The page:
approaches

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Plang034
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approaches
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2014-11-02 10:27:06
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approaches
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  1. What is the Biomechanical approach?
    Increasing endurance, ROM , strength, & reducing edema are the goals of the biomechanical approach.
  2. What is the (Bobath method) neurodevelopmental approach?
    Used primary with cerebral palsy pts/clients but also applicable to dealing with stroke(hemiplegia), using involuntary responses to movement of the head & body(e.g., postural reflexes & equilibrium reactions) for purposes of modifying muscle tone or eliciting desired movements. The utilization of associated reactions is avoided; such movements are hypothesized to hamper progress beyond the stage in which reflexes & reactions dominate toward performance of normal, discrete voluntary movements. Supplemental proprioceptive stimuli (muscle stretch & tapping") are used to facilitate & direct the individual's emerging responses to the head, neck, and body movement stimuli that elicit equilibrium reactions.

    The focus is on relearning use of normal movement. Development of alignment & symmetry of the trunk & pelvis is emphasized; these conditions  are thought to be necessary for normal function of the extremities.
  3. According to the Bobaths, normalization of muscle tone can be accomplished by using one or more of the following techniques?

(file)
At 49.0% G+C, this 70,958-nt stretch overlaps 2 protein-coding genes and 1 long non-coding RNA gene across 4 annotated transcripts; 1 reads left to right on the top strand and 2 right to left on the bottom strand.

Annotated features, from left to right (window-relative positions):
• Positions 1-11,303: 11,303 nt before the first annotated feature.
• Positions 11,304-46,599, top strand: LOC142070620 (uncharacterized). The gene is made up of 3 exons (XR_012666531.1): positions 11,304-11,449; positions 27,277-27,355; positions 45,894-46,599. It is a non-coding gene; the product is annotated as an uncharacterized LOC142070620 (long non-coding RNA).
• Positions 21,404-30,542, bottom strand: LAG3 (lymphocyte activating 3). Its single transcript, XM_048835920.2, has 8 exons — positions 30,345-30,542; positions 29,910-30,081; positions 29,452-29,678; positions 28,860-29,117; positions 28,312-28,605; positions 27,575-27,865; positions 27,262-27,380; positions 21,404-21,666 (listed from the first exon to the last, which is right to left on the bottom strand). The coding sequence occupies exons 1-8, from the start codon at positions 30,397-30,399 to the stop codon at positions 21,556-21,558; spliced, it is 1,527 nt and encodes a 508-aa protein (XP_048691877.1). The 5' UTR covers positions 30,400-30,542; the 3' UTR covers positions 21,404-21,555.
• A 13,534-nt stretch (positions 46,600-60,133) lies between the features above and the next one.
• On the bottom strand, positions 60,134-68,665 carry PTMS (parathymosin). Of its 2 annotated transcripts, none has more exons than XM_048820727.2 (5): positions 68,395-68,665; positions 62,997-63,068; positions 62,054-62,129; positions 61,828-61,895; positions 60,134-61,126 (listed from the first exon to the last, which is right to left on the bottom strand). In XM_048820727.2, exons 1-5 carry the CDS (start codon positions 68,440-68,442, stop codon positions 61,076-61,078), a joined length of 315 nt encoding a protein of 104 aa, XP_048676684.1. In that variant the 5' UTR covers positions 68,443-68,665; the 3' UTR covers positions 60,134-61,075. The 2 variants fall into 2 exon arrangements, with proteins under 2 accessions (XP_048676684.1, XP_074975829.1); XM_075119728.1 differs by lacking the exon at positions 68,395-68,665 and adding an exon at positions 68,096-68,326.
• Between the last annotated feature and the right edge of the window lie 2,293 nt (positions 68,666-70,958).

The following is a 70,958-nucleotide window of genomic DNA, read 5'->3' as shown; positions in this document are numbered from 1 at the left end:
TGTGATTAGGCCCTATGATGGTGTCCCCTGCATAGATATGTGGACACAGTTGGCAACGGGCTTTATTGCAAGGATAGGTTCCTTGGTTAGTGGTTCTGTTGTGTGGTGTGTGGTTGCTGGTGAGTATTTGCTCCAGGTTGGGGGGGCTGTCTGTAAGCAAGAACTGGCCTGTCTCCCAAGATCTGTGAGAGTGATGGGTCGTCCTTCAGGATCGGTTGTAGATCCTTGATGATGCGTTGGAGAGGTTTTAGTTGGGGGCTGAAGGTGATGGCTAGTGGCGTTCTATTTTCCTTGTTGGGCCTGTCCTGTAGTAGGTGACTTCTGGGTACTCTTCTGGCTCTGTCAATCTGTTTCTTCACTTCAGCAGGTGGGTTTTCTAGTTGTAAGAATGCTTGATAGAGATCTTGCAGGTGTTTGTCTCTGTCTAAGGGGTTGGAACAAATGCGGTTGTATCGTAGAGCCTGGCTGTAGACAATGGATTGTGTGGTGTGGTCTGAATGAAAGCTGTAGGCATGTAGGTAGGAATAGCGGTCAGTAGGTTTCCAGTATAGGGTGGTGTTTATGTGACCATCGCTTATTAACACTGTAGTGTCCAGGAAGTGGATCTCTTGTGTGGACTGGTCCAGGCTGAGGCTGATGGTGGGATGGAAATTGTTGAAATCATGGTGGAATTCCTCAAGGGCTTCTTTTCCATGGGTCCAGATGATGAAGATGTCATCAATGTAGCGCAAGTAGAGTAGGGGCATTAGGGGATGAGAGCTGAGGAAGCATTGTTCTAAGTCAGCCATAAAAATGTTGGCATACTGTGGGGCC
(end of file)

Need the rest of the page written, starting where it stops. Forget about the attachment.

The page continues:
• *Weight bearing over the affected side. This helps to regulate or normalize tone & is one of the most common techniques. It provides sensory input increasing pt's awareness of the hemi side& decrease neglect. It also helps normalize tone throughout the arms.
    • *Weight bearing should be avoided if there if there is hand pain or edema present.



    *
  4. What are associated reaction & how are associated reactions facilitated?
    Associated reaction are movements seen on the hemiplegic side in response to forceful movements on the normal side, can be used to initiate or elicit synergies by giving resistance to the contra-lateral (opposite-side) muscle group on the unaffected side.
  5. what is the Brunnstrom approach?
    (also called the movement therapy treatment approach:
    • This is a occupational therapy treatment approach based on the use of limb synergies(gross limb patterns & primitive reflexes) & other available movement patterns in ADL.
    • Classified in six stages of motor recovery from hemiplegia.
    • * Associated reactions are used with this approach, can be used to initiate or elicit synergies by giving resistance to the contralateral(opposite-side) muscle group on the unaffected side.
    • *Excessive facilitation of associated reactions should be avoided.
  6. Before initiating any intervention strategies for the Brunnstrom approach the OT performs a thorough evaluation of the pt's what?
    Motor, sensory, perceptual, & cognitive functions. The motor evaluation yields information about stages of recovery, muscle tone, passive motions sense, hand function, & sitting & standing balance.
  7. What are the 6 stages of motor recovery of (CVA) hemiplegia ?
    The six stages of motor recovery from hemiplegia are;

    1.(leg) Flaccidity (arm) No movements (hand) No function.

    • 2.(leg)Spasticity develops, min  voluntary movements. (arm) Beginning development of spasticity; limb synergies or some of their components begin to appear as  associated reactions. (hand) Gross grasp beginning;
    • min finger flexion possible.